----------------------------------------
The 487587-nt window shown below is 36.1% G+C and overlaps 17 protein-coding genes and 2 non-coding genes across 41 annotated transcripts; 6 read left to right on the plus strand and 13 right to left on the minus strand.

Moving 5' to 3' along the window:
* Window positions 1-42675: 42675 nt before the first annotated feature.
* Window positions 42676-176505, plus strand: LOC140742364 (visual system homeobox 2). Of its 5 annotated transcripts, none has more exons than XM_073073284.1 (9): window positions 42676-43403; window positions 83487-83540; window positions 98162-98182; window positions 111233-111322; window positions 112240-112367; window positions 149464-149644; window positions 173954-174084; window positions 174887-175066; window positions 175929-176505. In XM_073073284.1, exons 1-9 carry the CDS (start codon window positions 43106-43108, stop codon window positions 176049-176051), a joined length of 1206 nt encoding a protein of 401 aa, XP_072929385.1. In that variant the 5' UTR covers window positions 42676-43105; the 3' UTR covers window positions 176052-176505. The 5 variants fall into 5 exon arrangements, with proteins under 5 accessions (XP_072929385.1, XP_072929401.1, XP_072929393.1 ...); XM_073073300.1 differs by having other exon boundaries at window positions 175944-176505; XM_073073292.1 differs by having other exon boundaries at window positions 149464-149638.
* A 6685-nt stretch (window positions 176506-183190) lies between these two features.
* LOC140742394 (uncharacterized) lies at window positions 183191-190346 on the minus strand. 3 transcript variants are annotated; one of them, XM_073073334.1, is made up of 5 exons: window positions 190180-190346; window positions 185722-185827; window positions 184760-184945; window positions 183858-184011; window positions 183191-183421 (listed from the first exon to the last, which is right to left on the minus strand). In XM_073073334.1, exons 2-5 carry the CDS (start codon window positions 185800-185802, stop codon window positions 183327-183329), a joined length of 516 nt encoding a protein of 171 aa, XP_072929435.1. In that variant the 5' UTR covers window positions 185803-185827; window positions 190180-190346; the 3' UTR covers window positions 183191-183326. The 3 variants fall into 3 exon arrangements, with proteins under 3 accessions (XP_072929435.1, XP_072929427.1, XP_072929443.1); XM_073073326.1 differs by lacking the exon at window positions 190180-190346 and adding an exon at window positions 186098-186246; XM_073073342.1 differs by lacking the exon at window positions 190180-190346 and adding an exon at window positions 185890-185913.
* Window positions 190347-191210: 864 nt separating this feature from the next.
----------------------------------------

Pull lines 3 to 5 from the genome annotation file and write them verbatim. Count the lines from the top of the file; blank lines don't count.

* Window positions 1-42675: 42675 nt before the first annotated feature.
* Window positions 42676-176505, plus strand: LOC140742364 (visual system homeobox 2). Of its 5 annotated transcripts, none has more exons than XM_073073284.1 (9): window positions 42676-43403; window positions 83487-83540; window positions 98162-98182; window positions 111233-111322; window positions 112240-112367; window positions 149464-149644; window positions 173954-174084; window positions 174887-175066; window positions 175929-176505. In XM_073073284.1, exons 1-9 carry the CDS (start codon window positions 43106-43108, stop codon window positions 176049-176051), a joined length of 1206 nt encoding a protein of 401 aa, XP_072929385.1. In that variant the 5' UTR covers window positions 42676-43105; the 3' UTR covers window positions 176052-176505. The 5 variants fall into 5 exon arrangements, with proteins under 5 accessions (XP_072929385.1, XP_072929401.1, XP_072929393.1 ...); XM_073073300.1 differs by having other exon boundaries at window positions 175944-176505; XM_073073292.1 differs by having other exon boundaries at window positions 149464-149638.
* A 6685-nt stretch (window positions 176506-183190) lies between these two features.